Soak in the Good
Use this simple practice to reduce stress

In these strange and often stressful times, I’d like to share a simple exercise that can significantly boost your well being.

“Take in the Good” is a practice created by Dr. Rick Hanson, a psychologist and Buddhist teacher, as a way to counteractive the negativity bias of our brain.

Our Brain’s “Negativity Bias”

Biologically, survival is our number one goal. Our brain evolved to be alert to and record experiences of threat and fear much more strongly than those of safety and calm.

This negativity bias means that, when two experiences are of equal intensity, the one that’s adverse in nature has a bigger lasting impact on our physical, mental and emotional processes than a positive (or neutral) one. Or as Dr. Hanson sums it up, “The brain is like Velcro for negative experiences but Teflon for positive ones.”

Negativity Bias
“Bad” experiences outweigh the “good” in our brain

Studies have shown that in a relationship, it takes five positive interactions to make up for one bad one. If you experience four good, four neutral and one negative event in your day, which one does your mind replay later or remember first when you wake up the next day?

We all know that big, traumatic experiences can have lasting impact, yet even little “bad” things can add up. This can have long-term, often unconscious consequences on our mood, energy, physical health and overall enjoyment of life.

Fortunately, being the smart human you are, you can help balance your perceptions through the power of neuroplasticity.


3 Easy Steps to Take in the Good

Dr. Hanson came up with a practical way to counteract this survival mechanism to better our brain and body. The practice is divided into three steps, although they all kind of blend together. You only need 10-30 seconds, although you could stretch it longer if you’d like.

1. Look for the good and let it become a good experience

Don’t wait for something amazingly wonderful to happen in your day. Instead notice the little good things such as eating a tasty meal, the warmth of the sun on a cold day, or a compliment from a friend or colleague. Rather than just letting it pass by or brushing it off, notice and stay with, acknowledging it as a good experience.

Soak in the good
Take some time to let it really soak in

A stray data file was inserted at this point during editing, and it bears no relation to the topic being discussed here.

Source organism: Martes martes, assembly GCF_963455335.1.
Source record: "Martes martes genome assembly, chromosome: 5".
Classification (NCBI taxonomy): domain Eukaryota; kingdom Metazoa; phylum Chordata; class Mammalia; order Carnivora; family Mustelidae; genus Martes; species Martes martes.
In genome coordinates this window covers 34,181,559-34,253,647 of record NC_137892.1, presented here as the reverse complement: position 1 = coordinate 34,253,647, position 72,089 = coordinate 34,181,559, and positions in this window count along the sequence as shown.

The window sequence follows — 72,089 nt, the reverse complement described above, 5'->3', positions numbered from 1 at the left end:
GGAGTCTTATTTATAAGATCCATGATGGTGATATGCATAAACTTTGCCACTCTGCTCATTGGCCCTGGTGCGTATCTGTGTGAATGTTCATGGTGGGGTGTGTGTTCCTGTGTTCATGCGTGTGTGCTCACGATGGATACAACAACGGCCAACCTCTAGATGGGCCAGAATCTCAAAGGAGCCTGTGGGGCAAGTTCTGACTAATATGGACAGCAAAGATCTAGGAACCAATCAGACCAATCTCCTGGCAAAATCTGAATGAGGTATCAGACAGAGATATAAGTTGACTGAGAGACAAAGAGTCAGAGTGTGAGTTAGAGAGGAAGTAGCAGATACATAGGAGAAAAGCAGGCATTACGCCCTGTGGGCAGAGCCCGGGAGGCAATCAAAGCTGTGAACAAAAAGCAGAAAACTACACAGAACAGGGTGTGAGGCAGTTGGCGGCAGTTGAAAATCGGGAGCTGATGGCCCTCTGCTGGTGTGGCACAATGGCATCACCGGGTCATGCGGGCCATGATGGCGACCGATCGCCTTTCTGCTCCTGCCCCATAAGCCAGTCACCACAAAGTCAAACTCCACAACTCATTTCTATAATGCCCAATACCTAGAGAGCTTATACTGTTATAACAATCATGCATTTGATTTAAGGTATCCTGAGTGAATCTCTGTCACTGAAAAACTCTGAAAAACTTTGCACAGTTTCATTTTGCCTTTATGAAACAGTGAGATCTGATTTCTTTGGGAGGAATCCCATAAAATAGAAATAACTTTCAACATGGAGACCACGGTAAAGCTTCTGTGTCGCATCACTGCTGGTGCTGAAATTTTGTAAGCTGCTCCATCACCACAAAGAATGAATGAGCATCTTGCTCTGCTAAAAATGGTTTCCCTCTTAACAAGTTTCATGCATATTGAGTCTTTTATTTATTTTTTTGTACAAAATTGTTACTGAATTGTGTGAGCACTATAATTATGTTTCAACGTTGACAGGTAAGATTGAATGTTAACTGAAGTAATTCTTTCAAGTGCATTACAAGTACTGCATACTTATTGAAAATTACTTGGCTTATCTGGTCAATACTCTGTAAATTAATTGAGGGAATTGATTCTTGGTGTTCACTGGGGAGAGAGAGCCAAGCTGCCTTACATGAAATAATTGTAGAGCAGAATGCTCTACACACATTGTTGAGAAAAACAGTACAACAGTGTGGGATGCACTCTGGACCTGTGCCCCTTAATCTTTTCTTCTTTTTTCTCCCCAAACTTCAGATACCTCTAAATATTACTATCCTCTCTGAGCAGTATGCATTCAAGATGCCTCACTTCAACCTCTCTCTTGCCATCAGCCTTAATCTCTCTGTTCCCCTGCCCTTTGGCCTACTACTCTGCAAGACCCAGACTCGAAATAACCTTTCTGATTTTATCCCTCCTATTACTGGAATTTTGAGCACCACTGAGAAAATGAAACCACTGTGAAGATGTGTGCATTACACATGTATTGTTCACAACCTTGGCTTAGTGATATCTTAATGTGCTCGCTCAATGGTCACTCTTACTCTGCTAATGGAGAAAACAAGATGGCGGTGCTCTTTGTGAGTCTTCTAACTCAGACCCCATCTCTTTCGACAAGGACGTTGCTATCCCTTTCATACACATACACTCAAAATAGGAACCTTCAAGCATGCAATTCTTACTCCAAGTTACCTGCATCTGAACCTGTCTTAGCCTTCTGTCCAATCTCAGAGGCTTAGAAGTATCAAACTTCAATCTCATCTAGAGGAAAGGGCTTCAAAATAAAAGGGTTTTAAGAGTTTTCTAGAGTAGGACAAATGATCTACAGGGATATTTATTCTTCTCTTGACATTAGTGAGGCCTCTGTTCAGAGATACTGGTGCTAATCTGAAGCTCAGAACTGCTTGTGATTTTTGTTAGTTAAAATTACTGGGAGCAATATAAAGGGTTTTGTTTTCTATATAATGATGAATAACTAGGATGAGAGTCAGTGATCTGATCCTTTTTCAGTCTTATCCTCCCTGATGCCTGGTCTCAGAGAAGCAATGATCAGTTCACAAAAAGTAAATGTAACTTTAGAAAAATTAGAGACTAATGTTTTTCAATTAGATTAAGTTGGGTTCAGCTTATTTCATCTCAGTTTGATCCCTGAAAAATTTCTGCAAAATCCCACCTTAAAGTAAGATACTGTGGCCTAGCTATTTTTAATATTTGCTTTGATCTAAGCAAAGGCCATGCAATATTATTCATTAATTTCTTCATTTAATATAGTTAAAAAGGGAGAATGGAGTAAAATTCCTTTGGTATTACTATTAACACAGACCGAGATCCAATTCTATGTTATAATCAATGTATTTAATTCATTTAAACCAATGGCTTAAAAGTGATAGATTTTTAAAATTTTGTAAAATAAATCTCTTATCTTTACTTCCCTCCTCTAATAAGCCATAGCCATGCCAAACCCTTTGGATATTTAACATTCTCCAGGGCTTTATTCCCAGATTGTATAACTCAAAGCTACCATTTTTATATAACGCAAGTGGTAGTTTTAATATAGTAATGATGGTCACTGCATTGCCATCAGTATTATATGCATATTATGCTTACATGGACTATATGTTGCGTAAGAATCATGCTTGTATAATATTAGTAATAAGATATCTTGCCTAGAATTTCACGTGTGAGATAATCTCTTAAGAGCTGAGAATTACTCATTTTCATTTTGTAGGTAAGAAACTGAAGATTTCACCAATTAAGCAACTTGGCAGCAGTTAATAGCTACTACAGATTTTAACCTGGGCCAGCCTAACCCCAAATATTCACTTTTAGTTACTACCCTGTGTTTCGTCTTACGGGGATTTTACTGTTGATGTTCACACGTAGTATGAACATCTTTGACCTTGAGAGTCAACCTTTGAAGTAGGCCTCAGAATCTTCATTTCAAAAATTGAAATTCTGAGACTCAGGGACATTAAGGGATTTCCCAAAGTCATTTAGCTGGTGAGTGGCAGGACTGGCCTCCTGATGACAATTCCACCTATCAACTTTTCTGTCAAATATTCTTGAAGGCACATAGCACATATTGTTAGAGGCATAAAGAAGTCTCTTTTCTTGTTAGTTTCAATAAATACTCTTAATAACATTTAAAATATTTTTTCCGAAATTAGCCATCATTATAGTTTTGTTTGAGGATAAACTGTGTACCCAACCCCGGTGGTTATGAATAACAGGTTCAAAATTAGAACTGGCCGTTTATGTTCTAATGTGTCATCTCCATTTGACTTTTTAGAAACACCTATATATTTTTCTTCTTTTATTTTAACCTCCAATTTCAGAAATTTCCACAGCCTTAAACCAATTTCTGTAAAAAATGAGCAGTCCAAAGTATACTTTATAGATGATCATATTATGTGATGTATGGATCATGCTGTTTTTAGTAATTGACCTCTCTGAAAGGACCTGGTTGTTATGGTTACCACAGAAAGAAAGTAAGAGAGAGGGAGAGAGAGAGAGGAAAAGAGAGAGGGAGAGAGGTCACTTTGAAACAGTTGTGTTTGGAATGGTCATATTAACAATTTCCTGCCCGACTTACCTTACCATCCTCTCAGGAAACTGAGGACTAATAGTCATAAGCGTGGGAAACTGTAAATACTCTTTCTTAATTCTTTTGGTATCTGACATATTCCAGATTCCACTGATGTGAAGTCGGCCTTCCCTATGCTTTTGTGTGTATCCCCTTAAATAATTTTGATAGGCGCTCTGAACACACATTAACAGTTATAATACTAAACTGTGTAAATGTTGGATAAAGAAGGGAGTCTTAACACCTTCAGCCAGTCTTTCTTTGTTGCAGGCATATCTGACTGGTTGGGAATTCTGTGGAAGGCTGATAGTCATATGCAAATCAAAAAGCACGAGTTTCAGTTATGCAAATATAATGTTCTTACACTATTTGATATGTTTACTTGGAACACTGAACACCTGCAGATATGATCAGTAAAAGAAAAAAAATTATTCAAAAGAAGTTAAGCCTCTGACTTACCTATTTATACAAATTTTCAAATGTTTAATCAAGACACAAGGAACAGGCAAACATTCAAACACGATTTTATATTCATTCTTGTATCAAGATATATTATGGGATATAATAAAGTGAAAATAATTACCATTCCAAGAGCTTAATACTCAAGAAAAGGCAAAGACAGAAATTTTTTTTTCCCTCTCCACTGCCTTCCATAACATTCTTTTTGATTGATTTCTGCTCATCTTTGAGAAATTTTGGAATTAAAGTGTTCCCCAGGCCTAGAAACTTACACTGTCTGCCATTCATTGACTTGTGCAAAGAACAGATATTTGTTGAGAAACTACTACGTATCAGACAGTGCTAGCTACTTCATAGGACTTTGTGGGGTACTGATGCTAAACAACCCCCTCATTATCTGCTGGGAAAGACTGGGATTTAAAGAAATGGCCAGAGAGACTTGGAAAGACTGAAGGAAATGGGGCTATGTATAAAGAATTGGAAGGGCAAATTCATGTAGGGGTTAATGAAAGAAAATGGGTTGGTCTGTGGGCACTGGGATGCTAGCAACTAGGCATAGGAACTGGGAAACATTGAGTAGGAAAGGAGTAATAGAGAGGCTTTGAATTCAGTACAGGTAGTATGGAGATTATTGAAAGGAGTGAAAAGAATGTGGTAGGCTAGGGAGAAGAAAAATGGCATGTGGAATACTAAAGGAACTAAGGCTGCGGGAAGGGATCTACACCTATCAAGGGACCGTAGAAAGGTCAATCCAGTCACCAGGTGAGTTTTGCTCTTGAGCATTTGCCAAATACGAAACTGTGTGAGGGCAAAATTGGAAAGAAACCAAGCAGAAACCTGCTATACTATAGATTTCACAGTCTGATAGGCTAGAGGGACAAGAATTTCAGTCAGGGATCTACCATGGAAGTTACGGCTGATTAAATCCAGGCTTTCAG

2. Savor the experience

Next, take in this goodness however feels natural to you. Maybe you really enjoy the taste and texture of the food, feel the pleasantness of the sun on your skin or let yourself smile and take in a person’s kind words.

3. Sense the experience sinking into you

Finally, let the goodness of the moment sink in and fill your whole self. You can breathe it in, let it ease tired muscles, and fill your body with comfortable sensations. You may even find it inspires a pleasant sound, color or visual image.

(If you’d like, here’s a video of Dr. Hanson talking about the negativity bias and Take in the Good practice.)


How Soaking in the Good Works

Positive Habit
Seeing the good leads to seeing more good!

There are many ways this practice supports your brain and body, including…

Cultivating a Positive Habit

The practice primes you to look for and notice the good stuff—moments you might otherwise let pass by unnoticed. In our busy, stress-filled lives, cultivating awareness of good things can become a habit with a positive spill-over into all aspects of your life.

Re-wiring Your Brain

What you pay attention to changes the neural connections in your brain. By practicing paying attention to positive things and the accompanying sensations, you are re-wiring your brain.

Rewire your brain
You’re changing your brain and calming your system

“As Marc Lewis and other researchers have shown, the longer that something is held in awareness and the more emotionally stimulating it is, the more neurons that fire and thus wire together, and the stronger the trace in memory.”* This means accessing and staying on the happy pathways in your brain becomes easier.

Calming Your Nervous System

Finally, when you soak in the good, you calm your limbic system (the fear center in the brain). When you’re in a state of ease or gratitude, you steep yourself in what Dr. Stephen Porges, behavioral neuroscientist and developer of the Polyvagal Theory, calls “cues of safety.” These cues of safety reduce your nervous system’s sympathetic (fight or flight) response, shifting you into a more parasympathetic (rest and digest) state.

And a better balance between your sympathetic and parasympathetic nervous systems isn’t only good for your health. Since “you perceive the world differently based on your physiological state,” taking in the good positively effects your attitude as well.†


Try It Out!

Breathe in goodness
Breathe in something good right now

When I do this practice, I feel calmer, happier and more connected with other people. The best part is it’s fast and easy to incorporate into my day.

When I wake up in the morning, I remind myself I want to notice the good today. Then a few times throughout the day, I take 15 seconds to soak in when something is good. If I forget, before bed I take a moment to recall and soak in a couple good moments from my day.

I invite you to try it right now

Close your eyes and think of something good you experienced or are grateful for today. Then allow the goodness of that to fill and warm you for 10-30 seconds (or more!).


* Take in the Good blog post
Interview with Dr. Stephen Porges about the Polyvagal Theory